If it’s a high priority project where you’ll be moving other work around anyway, you can jump right into the planning phase.

2. Create a tentative project

Create a new project, set it as tentative, and start entering basic information like client name, project name, start + end dates, and phases, as well as any custom criteria you might want to include like the type of work, project lead, or client contact info.

3. Set your time and fee budget to zero

Determine how you’ll be tracking the time and/or fee budgets, at either the project level or phase level, and set both budgets to “0”.

4. Begin scheduling the new project

Then, add phases and start resourcing the project. As you assign team members to the project, you can adjust their allocations based on the type of activity and your best guess of how long it will take each person to complete the work. Don’t worry about making these assignment allocations perfect — you can always make changes later on.

Tip: If you don’t know all of the specific team members who will be doing the work, but you still want to carve out budget for a particular discipline or type of person, you can use Placeholder resources. We’ll go into more detail later in this article.

5. Check your future scheduled time and fees

As you build out the resourcing plan, the time and fee budgets under Project Status will update in real time so you can monitor the impact of each team member on the budget.

Keep in mind that because bill rates in 10,000ft should already be calculated to include your margin, the fee budget will represent the total you’ll actually be charging the client.

Note: If bill rates are unique for this client or project, you can either edit them in the discipline / role matrix when you first set up the project, or make per-person changes after you add all your resources.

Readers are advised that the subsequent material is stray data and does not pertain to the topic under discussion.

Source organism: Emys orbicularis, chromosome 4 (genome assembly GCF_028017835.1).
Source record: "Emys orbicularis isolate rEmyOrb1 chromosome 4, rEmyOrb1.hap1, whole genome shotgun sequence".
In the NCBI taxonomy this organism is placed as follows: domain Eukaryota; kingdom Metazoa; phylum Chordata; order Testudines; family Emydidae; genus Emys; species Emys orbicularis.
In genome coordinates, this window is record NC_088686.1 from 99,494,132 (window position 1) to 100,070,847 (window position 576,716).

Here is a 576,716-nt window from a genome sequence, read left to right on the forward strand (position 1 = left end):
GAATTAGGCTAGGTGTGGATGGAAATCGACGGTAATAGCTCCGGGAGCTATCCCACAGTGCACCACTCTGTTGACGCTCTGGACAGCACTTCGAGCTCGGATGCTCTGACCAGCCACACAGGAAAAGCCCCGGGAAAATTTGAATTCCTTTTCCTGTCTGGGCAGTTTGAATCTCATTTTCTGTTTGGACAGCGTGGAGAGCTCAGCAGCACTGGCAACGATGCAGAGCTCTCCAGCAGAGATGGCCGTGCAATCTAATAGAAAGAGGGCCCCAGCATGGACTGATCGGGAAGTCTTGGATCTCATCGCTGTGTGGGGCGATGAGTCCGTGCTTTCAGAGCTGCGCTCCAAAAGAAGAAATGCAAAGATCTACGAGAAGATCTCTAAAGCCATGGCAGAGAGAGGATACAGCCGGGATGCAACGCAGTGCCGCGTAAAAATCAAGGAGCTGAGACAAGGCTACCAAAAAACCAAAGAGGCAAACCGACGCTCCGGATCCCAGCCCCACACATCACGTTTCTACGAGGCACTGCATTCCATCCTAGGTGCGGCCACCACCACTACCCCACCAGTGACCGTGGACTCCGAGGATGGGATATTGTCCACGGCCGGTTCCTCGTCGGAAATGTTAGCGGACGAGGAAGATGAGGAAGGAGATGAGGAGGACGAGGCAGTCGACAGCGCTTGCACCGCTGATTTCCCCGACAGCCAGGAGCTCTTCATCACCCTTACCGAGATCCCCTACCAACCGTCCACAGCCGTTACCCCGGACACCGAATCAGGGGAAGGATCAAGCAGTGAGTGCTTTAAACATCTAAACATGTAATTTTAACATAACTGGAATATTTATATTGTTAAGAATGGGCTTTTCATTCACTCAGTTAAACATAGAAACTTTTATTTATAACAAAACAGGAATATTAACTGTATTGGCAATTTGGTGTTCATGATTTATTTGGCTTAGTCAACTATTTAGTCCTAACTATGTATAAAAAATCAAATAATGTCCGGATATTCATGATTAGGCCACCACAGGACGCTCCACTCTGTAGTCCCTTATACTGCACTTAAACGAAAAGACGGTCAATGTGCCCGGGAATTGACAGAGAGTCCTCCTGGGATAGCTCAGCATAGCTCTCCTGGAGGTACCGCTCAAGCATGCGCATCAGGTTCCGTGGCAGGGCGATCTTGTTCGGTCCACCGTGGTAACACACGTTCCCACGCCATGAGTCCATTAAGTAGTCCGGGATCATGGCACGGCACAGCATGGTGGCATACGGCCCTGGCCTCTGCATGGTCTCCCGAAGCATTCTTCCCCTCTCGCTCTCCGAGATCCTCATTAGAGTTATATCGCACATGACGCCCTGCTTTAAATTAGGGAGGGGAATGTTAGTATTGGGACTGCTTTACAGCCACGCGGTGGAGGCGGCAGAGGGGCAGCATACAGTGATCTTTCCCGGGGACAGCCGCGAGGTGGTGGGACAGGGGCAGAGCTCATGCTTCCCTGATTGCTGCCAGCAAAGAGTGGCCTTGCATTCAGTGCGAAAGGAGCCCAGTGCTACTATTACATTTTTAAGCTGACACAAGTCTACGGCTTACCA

6. Run a budget report

Once you've mapped out the resourcing plan in 10,000ft and the project is fully staffed, it's time to run a report to see the full break down of the project work. From the project page, click the Budget Report link.

7. Export the budget report

Are you ready to share your project estimate with your internal team or the client? Export the budget report in .CSV format to create the formal project estimate in a custom-branded document or third-party tool.

8. Update the project time and fee budgets

Now, navigate back to the Edit Project page and update the time and fee budgets from “0” to the new totals for each phase (or the entire project, if you’re only using a top-level budget). This is your project baseline.

9. Change the project type to Confirmed

Once the project has the green light to move forward, change the project type from Tentative to Confirmed.

Tip: If the project start date changes but the project length remains the same, shift the whole project (or particular phases) to maintain the phase lengths and assignment details.